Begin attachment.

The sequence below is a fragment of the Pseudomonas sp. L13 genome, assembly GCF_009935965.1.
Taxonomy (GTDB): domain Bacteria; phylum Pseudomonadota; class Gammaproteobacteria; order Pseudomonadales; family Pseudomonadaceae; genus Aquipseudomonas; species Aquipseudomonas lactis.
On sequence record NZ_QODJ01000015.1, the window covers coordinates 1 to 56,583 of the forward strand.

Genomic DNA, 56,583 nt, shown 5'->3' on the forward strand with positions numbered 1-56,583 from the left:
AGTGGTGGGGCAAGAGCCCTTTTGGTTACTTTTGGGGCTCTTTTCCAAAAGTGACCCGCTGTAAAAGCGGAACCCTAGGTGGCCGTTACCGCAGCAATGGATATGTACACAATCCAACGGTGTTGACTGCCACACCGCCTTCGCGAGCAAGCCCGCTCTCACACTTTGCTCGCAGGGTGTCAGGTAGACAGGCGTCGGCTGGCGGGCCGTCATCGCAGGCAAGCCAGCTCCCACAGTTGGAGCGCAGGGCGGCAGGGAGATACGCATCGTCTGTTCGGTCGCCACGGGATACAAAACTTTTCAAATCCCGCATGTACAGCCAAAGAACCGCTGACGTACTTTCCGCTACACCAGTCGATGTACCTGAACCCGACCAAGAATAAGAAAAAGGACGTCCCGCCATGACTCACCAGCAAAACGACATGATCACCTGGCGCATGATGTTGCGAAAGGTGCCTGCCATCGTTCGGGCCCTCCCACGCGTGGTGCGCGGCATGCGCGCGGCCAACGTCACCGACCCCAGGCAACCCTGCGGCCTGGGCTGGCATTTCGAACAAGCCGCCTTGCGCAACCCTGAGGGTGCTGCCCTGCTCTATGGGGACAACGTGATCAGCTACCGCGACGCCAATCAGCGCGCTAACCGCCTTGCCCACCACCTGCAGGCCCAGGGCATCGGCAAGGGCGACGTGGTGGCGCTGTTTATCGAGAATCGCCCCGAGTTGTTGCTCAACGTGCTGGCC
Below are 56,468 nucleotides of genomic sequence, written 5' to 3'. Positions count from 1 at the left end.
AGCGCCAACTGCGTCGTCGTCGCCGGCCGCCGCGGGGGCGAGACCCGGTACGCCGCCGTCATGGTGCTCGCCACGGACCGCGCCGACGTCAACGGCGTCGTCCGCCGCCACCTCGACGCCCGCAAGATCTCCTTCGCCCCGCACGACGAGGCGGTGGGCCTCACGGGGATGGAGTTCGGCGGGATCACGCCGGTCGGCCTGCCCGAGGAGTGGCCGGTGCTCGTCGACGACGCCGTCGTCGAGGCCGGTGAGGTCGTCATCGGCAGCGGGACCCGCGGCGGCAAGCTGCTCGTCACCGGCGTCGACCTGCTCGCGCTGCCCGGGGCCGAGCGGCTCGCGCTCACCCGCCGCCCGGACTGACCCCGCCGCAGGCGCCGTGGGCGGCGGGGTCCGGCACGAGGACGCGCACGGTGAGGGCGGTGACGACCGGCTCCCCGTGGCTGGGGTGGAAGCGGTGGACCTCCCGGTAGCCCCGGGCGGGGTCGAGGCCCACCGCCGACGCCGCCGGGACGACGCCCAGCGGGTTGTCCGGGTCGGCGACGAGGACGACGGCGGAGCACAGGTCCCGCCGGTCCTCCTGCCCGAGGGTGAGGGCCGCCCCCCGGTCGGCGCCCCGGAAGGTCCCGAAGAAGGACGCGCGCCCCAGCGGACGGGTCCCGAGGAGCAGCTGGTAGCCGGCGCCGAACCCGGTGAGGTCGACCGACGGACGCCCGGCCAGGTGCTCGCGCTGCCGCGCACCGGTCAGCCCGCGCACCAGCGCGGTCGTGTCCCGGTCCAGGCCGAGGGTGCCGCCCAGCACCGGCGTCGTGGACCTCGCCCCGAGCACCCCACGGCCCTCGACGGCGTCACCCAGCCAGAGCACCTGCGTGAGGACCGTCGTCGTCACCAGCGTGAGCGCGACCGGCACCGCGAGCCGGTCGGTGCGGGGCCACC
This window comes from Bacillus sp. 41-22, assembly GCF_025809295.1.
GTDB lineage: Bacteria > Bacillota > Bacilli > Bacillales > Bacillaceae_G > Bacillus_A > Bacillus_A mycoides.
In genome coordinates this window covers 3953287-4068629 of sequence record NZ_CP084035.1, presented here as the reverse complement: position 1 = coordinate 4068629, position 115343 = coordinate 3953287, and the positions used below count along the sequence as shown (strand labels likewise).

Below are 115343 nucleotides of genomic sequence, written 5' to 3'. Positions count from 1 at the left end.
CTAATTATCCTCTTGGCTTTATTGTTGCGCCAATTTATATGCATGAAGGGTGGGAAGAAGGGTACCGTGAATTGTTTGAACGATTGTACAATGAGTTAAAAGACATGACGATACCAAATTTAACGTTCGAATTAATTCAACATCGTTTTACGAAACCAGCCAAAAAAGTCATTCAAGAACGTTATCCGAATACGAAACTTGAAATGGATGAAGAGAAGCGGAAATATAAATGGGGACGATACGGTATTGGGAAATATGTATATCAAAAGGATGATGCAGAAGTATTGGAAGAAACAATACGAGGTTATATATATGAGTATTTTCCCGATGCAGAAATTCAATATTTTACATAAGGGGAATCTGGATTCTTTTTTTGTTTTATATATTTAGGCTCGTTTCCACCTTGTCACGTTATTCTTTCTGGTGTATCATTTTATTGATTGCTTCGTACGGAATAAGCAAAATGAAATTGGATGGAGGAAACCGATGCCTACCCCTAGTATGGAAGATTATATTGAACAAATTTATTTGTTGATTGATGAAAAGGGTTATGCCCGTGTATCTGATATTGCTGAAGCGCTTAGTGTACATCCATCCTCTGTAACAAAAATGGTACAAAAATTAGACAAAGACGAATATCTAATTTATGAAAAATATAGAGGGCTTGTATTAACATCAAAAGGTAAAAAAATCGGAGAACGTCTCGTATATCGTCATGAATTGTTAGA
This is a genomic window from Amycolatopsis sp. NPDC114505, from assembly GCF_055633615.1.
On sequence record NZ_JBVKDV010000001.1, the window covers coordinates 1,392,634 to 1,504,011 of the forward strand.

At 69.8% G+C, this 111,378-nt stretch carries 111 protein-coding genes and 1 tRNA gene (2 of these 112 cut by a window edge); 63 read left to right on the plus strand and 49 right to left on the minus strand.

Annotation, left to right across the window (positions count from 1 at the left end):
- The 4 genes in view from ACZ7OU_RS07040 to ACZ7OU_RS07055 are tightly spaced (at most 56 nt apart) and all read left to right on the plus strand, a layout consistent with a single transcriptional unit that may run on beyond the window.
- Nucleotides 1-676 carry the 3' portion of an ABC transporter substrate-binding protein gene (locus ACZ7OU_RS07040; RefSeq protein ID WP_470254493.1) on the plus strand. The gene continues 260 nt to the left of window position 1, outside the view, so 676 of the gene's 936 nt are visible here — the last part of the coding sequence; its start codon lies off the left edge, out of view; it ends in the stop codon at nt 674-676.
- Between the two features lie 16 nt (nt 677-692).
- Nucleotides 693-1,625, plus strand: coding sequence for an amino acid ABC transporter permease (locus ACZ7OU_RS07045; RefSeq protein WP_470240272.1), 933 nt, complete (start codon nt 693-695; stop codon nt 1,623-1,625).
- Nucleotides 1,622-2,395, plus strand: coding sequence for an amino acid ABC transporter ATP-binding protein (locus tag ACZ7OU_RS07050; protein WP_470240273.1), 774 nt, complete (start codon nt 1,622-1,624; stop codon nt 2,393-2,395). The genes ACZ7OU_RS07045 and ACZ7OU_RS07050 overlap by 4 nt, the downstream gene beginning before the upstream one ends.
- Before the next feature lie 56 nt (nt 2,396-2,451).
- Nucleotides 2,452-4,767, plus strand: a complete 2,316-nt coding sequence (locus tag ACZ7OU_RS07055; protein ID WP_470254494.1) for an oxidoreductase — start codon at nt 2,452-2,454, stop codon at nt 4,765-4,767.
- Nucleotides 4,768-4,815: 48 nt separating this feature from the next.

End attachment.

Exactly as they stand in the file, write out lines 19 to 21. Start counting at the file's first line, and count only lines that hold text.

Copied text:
- Between the two features lie 16 nt (nt 677-692).
- Nucleotides 693-1,625, plus strand: coding sequence for an amino acid ABC transporter permease (locus ACZ7OU_RS07045; RefSeq protein WP_470240272.1), 933 nt, complete (start codon nt 693-695; stop codon nt 1,623-1,625).
- Nucleotides 1,622-2,395, plus strand: coding sequence for an amino acid ABC transporter ATP-binding protein (locus tag ACZ7OU_RS07050; protein WP_470240273.1), 774 nt, complete (start codon nt 1,622-1,624; stop codon nt 2,393-2,395). The genes ACZ7OU_RS07045 and ACZ7OU_RS07050 overlap by 4 nt, the downstream gene beginning before the upstream one ends.